7
$\begingroup$

I am using VASP to calculate the projected DOS, but I am not sure why we aren't using the principal quantum number when doing the projection.

According to the VASP wiki, LORBIT would control VASP to generate PROCAR file, which contains the spd- and site projected wave function character of each orbital. It is called lm-decomposed, where l,m are the angular moment and magnetic quantum numbers.

Since the electronic band structure is composed of atom orbitals, shouldn't we use the principal quantum number for projection as well? Taking Titanium as an example, its electron configuration is 1s² 2s² 2p⁶ 3s² 3p⁶ 4s² 3d². If we only do lm-decomposition, how should we distinguish the contribution from 3s and 4s?

There are three types of pseudopotentials in VASP for Titanium:
Ti_sv: VRHFIN =Ti: 3s3p4s3d ZVAL = 12.000
Ti_pv: VRHFIN =Ti: d3 s1 ZVAL = 10.000
Ti: VRHFIN =Ti: d3 s1 ZVAL = 4.000

Titanium periodic table data

$\endgroup$
1
  • 1
    $\begingroup$ Part of the answer is that electrons of the same atom with different principal quantum number has very different energies, so most of the information coming from the distinction would be trivial. $\endgroup$
    – Greg
    Jan 17 at 22:28

2 Answers 2

6
+100
$\begingroup$

I think the reason is many-fold. In addition to what Tristan mentioned, there are some other possible reasons:

  1. The principle quantum number is a relatively ill-defined concept for an atom in a molecule or material. The valence orbitals of an atom usually shrink somewhat upon bonding (or expand, if the atom becomes noticeably negatively charged during bonding). Do you view a shrunk 4s orbital as a pure 4s orbital, or a linear combination of 3s and 4s (and possibly other s) orbitals? There are some inherent ambiguities here. By contrast, an s orbital is always a pure s orbital, without any other angular momentum contributions, if it simply expands or contracts. Even if it is deformed and acquire p, d, ... components, it is always possible to rigorously separate out these components by harmonic analysis.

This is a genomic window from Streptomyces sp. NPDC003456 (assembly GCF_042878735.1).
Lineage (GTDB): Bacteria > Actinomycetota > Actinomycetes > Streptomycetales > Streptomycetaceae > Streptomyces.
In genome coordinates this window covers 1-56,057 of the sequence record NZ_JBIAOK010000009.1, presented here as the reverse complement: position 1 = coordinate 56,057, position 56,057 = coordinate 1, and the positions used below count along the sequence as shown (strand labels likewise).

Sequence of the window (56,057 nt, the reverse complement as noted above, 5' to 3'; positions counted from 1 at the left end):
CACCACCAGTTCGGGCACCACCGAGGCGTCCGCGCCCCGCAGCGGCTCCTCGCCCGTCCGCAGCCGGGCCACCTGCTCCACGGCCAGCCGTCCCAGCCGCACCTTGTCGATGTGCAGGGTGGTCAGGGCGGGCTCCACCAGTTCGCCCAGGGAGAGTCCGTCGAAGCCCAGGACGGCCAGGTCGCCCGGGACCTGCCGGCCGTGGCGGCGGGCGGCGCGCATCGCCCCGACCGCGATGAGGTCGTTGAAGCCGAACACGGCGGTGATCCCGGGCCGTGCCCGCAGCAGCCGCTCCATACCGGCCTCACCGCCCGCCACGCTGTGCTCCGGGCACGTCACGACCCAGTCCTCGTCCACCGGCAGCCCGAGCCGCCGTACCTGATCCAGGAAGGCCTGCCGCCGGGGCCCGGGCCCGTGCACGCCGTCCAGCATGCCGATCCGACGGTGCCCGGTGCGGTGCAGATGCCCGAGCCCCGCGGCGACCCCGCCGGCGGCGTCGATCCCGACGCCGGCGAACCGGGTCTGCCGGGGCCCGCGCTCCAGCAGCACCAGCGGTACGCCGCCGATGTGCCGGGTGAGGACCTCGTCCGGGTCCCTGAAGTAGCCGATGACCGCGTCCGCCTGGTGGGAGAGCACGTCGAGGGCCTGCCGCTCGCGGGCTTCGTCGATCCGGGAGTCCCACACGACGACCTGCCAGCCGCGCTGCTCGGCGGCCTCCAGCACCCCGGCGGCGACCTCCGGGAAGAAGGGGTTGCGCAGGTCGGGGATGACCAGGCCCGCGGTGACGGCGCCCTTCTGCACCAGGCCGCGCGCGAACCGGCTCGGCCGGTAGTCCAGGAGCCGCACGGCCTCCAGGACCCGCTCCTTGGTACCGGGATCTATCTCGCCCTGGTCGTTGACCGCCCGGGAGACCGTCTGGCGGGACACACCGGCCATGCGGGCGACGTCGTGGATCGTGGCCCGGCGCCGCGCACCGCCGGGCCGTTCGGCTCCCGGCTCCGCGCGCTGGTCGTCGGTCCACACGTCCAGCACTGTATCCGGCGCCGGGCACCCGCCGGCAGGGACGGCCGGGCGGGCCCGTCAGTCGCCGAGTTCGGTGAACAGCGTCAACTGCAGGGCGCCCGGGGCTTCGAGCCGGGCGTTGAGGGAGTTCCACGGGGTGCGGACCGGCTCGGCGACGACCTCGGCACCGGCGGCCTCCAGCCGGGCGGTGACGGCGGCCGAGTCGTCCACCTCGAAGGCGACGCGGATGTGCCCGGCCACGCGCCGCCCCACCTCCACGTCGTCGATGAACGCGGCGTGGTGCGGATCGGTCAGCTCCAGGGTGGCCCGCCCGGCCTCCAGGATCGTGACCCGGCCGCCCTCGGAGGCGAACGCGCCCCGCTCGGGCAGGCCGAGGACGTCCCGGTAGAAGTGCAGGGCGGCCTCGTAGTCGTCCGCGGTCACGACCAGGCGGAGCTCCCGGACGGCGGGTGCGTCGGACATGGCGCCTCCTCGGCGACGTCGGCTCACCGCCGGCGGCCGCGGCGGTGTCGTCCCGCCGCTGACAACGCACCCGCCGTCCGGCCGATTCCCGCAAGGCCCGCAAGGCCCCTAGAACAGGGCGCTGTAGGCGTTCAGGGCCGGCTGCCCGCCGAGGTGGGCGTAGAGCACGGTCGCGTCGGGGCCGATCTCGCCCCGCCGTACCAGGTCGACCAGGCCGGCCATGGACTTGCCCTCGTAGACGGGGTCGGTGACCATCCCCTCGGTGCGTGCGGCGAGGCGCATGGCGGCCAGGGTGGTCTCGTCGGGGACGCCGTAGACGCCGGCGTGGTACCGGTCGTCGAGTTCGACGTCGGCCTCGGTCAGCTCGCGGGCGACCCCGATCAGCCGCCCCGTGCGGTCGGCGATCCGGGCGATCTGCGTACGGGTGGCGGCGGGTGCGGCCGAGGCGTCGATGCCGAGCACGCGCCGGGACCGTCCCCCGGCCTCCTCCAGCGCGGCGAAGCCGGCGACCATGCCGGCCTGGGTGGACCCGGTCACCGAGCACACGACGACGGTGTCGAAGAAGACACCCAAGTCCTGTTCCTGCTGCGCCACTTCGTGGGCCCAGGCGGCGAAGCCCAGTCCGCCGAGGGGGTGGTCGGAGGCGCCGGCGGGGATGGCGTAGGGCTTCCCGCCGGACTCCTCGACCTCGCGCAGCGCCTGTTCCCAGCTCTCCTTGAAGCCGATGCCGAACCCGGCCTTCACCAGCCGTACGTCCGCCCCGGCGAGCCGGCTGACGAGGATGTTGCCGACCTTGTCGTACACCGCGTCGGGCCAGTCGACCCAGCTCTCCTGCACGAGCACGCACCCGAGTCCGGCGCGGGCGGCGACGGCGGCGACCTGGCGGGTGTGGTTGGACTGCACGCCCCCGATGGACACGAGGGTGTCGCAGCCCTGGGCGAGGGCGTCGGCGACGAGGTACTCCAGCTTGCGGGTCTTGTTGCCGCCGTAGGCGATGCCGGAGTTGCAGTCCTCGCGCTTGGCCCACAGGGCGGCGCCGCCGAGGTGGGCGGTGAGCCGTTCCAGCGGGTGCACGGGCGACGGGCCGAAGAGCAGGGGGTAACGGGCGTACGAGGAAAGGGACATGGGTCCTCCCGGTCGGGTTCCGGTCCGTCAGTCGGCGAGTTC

2. If one defines a shrunk 4s orbital as still essentially a 4s orbital (and similarly for other principle quantum numbers), then one will find that orbitals with "core" principle quantum numbers are always almost full, and those with "Rydberg" ones always almost empty. Thus for every atom and every angular momentum, there is usually only one principle quantum number for which the orbital has a non-trivial occupation number. Decomposing the DOS using principle quantum numbers thus usually does not lead to any additional insights.
  3. With the exception of high-lying Rydberg orbitals (which are generally not interesting in bulk materials anyway, as it is usually more physically useful to describe them using plane waves instead, because any tight binding approximation will fail for these high-lying bands), the PDOSs of all principle quantum numbers of the same angular momentum are usually well-separated in energy. Thus, if you look at the s PDOS of a period 4 element, for example, you will find that the 1s, 2s, 3s and 4s components already stand out as very clearly separated bands, and you can identify their principle quantum numbers by simple counting; from 5s on, the s bands may start to overlap, but you are usually not interested in them anyway. This contrasts with the usual practice where you decompose a mixed band of 3d, 4s and 4p into s, p and d contributions using PDOS, in which case you cannot do the same job simply by looking at the total DOS.
$\endgroup$
7
$\begingroup$

I think this issue is avoided in practical sense. I am not sure any of the psuedopotentials provided with VASP actually include valence electrons of the same angular momentum (so you never have 3s and 4s as valence), since these states are normally part of the core. I don't think there is any reason you cannot do this in theory, but in practice the core is always remaining the same so this doesn't need to be available in VASP.

This is probably not true if you are doing all-electron calculations in a different code.

$\endgroup$
6
  • $\begingroup$ There are three types of pseudopotential for Ti element. For example, Ti_sv include 12 valence electrons. So there might be a possibility that 3s and 4s electrons are both valence electrons. $\endgroup$
    – Jack
    Jan 12 at 20:29
  • 1
    $\begingroup$ @Jack I can see looking at the actual potcar the electron config should be "VRHFIN =Ti: 3p4s3d" I think this means there is no overlap, but an expert in reading these files might know. The documentation is very unclear. $\endgroup$ Jan 12 at 20:40
  • 2
    $\begingroup$ Even with a large core pseudopotential, one can still meaningfully talk about the projected DOS of 5s orbitals. The fact that we do not regularly see e.g. "PDOS of 5s orbitals for Ti metal" requires a different explanation. $\endgroup$
    – wzkchem5
    Jan 13 at 10:06
  • 1
    $\begingroup$ @wzkchem5 If you can elaborate further, please turn that into an answer. This is a good point, although I am not sure how often this is needed in practice (and demand drives features normally for better or worse) $\endgroup$ Jan 13 at 15:20
  • 1
    $\begingroup$ I would agree that it would be valuable to have a more elaborate version as an answer. $\endgroup$ Jan 13 at 16:27

Your Answer

By clicking “Post Your Answer”, you agree to our terms of service, privacy policy and cookie policy

Not the answer you're looking for? Browse other questions tagged or ask your own question.